Pubdate: Thu, 14 October 1999
Source: Times, The (UK)
Copyright: 1999 Times Newspapers Ltd


A 20-YEAR-OLD woman who died after taking Ecstasy and amphetamine had
consumed Ecstasy for five nights and had not slept for six, an inquest was
told yesterday.

Elizabeth Wood, who collapsed on the dance floor of the Cream nightclub in
Liverpool, died of non-dependent abuse of drugs, the Liverpool Coroner recorded.

David Jones, a witness at the club, said that Miss Wood's boyfriend, Dermott
McGuigan, told him outside the club's medical area on Sunday, July 11, that
she had taken "a couple of pills".

He added that the tourist information officer had taken Ecstasy every night
since the previous Tuesday and had not slept since Monday. McGuigan was
fined pounds 250 this month by Liverpool magistrates after admitting
possessing amphetamine and Ecstasy on the fatal night and having cannabis
resin at his home.

David Phillips, McGuigan's solicitor, told the court: "He now recognises
with painful hindsight that this terrible tragedy could have so easily been
avoided had they not succumbed to the temptation and a desire to take
illegal drugs, namely Ecstasy and 'speed'.

"It seemed fashionable and enjoyable at the time but with a fatal
consequence. He has lost a good friend and he will have to live with the
tragedy for the rest of his life. Nothing can express his sadness for the
family of the deceased and he hopes it will serve as a warning to others who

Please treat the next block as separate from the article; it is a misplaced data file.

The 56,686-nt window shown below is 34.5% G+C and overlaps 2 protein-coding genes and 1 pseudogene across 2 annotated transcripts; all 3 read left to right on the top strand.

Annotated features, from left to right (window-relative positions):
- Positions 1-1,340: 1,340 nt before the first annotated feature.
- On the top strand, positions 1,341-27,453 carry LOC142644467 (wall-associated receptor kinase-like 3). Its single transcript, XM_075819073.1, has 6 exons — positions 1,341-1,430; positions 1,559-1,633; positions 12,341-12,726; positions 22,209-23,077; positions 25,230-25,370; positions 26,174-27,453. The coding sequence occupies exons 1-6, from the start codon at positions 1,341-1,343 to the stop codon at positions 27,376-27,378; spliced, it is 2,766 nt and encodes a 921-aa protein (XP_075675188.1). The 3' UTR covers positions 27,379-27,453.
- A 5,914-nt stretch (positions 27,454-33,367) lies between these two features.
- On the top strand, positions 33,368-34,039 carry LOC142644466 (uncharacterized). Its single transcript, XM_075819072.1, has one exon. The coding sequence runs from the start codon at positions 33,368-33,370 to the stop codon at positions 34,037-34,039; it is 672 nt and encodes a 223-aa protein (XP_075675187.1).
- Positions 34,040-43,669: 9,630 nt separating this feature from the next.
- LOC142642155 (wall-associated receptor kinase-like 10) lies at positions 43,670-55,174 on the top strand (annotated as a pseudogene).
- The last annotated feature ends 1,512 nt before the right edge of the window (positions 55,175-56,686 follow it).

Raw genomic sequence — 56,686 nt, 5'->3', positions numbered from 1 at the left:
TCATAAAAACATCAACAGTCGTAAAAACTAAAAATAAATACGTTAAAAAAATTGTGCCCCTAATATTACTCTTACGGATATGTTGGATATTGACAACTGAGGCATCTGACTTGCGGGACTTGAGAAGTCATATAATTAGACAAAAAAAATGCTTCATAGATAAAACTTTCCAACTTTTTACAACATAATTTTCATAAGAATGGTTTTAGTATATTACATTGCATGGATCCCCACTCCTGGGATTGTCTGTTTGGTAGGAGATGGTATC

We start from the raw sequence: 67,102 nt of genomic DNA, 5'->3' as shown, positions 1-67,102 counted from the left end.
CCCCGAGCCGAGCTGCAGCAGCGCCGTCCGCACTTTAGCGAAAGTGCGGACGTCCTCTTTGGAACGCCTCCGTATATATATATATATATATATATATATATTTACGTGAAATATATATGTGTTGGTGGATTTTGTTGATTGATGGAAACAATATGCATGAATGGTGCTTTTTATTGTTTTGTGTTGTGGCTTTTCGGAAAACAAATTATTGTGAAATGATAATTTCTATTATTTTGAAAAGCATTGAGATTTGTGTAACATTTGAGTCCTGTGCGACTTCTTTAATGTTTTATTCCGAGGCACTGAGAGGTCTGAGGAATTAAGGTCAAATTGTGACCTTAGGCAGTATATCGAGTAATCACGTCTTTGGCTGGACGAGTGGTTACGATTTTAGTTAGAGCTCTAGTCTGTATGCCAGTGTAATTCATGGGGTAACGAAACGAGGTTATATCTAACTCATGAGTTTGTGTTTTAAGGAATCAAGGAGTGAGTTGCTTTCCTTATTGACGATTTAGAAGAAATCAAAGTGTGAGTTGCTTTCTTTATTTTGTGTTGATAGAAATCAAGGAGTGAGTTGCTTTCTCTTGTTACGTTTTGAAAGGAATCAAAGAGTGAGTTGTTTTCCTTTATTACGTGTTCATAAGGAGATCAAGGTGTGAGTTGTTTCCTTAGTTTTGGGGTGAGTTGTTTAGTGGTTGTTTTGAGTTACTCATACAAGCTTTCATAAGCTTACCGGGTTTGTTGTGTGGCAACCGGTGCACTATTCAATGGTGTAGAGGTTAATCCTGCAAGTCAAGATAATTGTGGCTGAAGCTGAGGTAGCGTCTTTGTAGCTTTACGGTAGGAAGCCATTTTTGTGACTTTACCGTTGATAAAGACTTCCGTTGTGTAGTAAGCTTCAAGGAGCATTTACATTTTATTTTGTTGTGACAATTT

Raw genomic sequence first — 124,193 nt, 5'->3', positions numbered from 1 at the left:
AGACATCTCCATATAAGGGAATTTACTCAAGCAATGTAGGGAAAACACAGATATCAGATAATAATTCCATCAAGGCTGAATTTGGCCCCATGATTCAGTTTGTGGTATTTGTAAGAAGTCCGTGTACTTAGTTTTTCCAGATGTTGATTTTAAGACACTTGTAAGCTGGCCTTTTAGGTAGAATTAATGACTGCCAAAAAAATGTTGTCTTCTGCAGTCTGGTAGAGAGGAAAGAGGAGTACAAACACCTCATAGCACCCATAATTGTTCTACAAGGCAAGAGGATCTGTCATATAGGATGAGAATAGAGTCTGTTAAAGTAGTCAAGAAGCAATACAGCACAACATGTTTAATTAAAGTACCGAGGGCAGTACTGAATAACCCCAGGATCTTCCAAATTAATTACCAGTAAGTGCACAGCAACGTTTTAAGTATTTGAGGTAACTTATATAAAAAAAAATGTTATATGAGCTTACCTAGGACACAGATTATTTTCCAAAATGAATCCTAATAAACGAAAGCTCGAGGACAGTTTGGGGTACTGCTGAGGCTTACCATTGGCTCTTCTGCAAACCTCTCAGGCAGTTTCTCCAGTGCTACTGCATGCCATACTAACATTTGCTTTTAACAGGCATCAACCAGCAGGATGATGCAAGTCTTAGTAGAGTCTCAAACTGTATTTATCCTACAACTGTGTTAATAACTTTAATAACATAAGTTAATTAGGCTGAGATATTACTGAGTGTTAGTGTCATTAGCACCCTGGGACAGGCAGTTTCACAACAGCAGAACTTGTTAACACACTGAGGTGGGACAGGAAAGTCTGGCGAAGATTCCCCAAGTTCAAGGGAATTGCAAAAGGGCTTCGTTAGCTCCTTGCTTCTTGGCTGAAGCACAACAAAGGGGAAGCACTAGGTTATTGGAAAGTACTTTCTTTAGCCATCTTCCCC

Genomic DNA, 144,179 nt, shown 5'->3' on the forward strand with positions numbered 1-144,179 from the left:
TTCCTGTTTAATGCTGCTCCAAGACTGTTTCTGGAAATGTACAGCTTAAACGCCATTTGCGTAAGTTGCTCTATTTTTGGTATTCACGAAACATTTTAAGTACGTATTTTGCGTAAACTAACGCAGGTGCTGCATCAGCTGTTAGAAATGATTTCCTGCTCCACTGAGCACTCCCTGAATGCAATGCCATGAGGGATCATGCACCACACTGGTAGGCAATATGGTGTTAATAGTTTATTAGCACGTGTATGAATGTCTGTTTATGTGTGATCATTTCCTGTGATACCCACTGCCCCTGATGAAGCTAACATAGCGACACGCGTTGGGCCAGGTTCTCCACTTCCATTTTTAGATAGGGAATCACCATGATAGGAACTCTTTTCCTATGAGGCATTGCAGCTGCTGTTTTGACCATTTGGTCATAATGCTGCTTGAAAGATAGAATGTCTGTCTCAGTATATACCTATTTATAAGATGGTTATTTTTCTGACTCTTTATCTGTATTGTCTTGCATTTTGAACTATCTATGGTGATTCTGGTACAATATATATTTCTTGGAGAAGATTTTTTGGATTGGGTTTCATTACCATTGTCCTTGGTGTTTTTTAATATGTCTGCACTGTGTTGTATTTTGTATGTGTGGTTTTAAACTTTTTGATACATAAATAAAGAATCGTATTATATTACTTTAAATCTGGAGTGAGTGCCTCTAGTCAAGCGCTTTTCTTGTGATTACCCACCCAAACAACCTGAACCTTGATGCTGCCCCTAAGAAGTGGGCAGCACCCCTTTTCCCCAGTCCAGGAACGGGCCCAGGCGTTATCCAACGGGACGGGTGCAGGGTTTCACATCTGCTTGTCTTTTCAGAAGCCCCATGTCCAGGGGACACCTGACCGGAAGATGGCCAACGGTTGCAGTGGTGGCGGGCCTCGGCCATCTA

might be tempted to indulge in drugs."

McGuigan, 24, from Hendre Park, near Caernarfon, declined to give evidence.
He had been dating Miss Wood for three months and, according to him, they
were planning to live together and perhaps start a family. Andre Rebello,
the coroner, who described Miss Wood, from Nazareth, near Caernarfon, as a
casual drug-user and not an addict, said he hoped lessons would be learnt
from her death. While Ecstasy did not kill many people, it could kill in
very small doses as well as causing memory impairment. "I suspect in 10 or
20 years' time a lot of young people will regret having touched Ecstasy," he

"This is a very dangerous drug that should be left alone. It does not have
any therapeutic use whatsoever. People who manufacture and sell it, people
who buy it and give it to their friends are reckless in the extreme, if not
responsible for some deaths." Mr Rebello added that everyone made mistakes
and the memory of Miss Wood, who lived with her parents, Charles and Liz,
should not be diminished.

Her father, Charles, 52, said: "She was a very well respected, very loving
daughter, who did well in everything she attempted. She was fervently
anti-drugs all along, always had been. It was just a bolt out of the blue
when it happened. It wasn't Liz's character at all. We never suspected it."

The inquest was told that Miss Wood, her boyfriend and another friend, Carl
Thomas, 25, from Caernarfon, went to the club on Saturday night. She
collapsed on the dance floor and was carried to the medical room, where she
was seen by a paramedic, whom she told she had had a "snowball" and pounds 5
of "speed". An ambulance was called and she was taken to the Royal Liverpool
Hospital, where she died at 6am.

Jane Cassey, director of the Cream club, said: "We send our absolute
heartfelt sympathy to Liz Wood's family and are devastated by her death. The
police have viewed our video and are satisfied the group did not buy drugs
on our premises."

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